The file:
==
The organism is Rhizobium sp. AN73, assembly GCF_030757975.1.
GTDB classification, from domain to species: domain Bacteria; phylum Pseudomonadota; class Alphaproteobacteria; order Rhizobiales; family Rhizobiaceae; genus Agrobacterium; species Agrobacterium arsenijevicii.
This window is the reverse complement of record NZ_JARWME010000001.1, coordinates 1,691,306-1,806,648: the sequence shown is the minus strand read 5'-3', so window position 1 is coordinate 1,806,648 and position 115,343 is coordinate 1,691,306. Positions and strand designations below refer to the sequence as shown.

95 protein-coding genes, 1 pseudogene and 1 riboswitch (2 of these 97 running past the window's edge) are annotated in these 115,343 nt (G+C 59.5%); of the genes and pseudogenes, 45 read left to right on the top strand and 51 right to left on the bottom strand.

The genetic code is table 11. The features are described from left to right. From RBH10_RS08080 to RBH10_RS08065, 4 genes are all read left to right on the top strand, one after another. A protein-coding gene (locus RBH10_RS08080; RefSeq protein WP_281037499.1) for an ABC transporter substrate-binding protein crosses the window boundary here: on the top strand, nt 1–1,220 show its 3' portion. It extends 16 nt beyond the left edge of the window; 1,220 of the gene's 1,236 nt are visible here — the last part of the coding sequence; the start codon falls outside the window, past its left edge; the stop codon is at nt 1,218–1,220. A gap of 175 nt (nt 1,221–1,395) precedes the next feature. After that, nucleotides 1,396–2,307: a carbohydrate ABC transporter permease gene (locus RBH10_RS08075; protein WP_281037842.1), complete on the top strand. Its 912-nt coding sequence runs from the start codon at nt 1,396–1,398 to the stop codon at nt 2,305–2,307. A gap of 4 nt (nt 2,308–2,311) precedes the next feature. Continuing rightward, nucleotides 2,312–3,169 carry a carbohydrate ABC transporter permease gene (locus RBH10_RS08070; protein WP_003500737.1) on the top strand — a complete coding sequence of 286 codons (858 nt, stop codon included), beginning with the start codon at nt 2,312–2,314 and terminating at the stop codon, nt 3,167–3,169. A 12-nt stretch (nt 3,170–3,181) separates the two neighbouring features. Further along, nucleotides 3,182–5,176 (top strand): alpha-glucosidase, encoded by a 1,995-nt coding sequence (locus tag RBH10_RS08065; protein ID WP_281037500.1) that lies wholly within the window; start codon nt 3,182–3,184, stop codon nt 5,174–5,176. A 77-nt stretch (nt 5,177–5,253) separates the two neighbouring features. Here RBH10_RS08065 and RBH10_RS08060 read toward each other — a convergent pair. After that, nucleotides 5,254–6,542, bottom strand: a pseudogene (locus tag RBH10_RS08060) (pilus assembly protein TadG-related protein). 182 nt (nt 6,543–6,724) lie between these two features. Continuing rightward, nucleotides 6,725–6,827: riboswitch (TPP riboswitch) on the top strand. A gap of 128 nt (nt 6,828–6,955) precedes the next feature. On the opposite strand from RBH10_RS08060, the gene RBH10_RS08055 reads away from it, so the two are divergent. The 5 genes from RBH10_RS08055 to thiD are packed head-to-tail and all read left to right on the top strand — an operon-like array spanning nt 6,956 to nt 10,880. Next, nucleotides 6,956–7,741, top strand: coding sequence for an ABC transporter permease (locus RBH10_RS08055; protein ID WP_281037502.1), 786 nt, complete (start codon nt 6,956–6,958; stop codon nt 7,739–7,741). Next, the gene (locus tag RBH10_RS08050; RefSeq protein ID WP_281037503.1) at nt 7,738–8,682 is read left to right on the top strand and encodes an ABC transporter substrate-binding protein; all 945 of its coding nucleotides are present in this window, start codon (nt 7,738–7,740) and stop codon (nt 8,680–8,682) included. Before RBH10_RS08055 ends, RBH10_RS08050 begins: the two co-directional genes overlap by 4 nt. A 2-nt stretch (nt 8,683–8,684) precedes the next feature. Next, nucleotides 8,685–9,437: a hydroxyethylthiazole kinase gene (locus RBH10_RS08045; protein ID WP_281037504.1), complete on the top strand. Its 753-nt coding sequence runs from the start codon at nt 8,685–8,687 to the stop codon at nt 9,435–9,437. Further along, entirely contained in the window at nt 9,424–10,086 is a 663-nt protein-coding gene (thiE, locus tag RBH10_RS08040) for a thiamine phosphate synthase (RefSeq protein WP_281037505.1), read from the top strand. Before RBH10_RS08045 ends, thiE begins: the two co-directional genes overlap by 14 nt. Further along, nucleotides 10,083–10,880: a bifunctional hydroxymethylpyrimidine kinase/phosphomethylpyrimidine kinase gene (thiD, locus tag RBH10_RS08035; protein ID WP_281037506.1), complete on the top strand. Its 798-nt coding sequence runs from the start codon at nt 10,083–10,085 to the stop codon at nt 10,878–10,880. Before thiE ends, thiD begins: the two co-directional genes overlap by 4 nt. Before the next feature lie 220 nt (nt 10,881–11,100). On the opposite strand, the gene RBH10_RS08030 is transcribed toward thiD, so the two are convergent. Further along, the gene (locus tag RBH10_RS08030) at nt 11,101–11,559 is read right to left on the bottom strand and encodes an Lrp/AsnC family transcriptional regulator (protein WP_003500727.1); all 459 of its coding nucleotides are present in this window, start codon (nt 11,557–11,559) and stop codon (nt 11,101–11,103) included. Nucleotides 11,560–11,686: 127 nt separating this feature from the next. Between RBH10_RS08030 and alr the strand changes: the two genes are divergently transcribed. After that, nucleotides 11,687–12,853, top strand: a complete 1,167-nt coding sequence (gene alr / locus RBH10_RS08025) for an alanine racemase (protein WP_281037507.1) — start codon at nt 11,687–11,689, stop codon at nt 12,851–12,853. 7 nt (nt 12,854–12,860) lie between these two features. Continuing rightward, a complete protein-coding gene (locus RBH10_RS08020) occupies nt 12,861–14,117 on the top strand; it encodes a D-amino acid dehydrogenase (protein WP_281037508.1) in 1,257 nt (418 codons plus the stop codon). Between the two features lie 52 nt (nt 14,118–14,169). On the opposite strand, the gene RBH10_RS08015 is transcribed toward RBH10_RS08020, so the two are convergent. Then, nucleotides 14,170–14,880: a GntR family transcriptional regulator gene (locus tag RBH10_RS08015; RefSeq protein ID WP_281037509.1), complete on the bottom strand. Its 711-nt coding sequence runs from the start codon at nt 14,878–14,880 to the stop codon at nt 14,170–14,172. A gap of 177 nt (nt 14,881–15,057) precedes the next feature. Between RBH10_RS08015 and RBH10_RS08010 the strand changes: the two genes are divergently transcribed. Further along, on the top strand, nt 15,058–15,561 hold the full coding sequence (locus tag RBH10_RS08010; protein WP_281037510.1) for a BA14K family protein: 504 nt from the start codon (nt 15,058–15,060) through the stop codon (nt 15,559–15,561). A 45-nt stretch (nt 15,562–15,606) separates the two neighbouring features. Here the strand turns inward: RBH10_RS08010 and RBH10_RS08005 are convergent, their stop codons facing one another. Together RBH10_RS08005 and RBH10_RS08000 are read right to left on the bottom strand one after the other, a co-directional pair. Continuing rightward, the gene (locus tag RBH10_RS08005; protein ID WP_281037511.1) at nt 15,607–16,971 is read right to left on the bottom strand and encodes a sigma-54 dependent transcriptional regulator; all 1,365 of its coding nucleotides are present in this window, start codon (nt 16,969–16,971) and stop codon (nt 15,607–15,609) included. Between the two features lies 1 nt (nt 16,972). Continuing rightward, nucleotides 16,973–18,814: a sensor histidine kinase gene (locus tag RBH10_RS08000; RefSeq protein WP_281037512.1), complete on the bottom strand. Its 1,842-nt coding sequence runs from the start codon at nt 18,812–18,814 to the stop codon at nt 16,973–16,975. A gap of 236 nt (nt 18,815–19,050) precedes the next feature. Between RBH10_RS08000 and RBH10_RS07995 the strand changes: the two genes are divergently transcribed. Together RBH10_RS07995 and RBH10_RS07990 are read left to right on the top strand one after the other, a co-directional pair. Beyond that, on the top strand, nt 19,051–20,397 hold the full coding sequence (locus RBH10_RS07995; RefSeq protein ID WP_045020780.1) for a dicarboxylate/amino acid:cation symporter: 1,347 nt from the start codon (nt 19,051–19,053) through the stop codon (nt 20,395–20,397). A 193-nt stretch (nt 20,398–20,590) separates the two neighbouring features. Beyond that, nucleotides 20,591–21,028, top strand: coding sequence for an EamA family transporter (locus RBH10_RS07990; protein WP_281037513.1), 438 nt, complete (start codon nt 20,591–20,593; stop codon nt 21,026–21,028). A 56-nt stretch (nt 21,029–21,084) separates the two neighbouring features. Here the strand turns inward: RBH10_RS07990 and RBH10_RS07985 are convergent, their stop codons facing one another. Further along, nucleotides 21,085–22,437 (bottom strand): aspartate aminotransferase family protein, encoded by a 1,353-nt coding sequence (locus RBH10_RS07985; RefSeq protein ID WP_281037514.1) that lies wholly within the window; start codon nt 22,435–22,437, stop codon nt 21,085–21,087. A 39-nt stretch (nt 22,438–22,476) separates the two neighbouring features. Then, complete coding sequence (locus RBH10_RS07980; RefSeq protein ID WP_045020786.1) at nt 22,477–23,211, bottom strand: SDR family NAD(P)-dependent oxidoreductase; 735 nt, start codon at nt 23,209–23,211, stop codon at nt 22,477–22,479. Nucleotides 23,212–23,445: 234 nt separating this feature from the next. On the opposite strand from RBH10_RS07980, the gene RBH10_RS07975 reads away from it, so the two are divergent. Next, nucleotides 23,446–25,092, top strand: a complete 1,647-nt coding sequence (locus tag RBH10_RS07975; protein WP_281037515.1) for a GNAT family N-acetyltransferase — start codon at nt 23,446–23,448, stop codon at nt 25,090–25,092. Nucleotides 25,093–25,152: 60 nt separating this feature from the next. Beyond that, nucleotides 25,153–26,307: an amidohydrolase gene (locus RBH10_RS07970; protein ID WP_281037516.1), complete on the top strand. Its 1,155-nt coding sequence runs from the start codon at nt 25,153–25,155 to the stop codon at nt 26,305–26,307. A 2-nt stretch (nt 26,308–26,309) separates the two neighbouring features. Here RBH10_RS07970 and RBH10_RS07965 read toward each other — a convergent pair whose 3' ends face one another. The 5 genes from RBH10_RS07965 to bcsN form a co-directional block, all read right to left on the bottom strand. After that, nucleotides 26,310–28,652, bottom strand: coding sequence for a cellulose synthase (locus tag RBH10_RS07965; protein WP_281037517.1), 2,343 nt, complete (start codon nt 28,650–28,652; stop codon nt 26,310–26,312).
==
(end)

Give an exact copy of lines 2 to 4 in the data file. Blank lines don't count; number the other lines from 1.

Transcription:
GTDB classification, from domain to species: domain Bacteria; phylum Pseudomonadota; class Alphaproteobacteria; order Rhizobiales; family Rhizobiaceae; genus Agrobacterium; species Agrobacterium arsenijevicii.
This window is the reverse complement of record NZ_JARWME010000001.1, coordinates 1,691,306-1,806,648: the sequence shown is the minus strand read 5'-3', so window position 1 is coordinate 1,806,648 and position 115,343 is coordinate 1,691,306. Positions and strand designations below refer to the sequence as shown.

95 protein-coding genes, 1 pseudogene and 1 riboswitch (2 of these 97 running past the window's edge) are annotated in these 115,343 nt (G+C 59.5%); of the genes and pseudogenes, 45 read left to right on the top strand and 51 right to left on the bottom strand.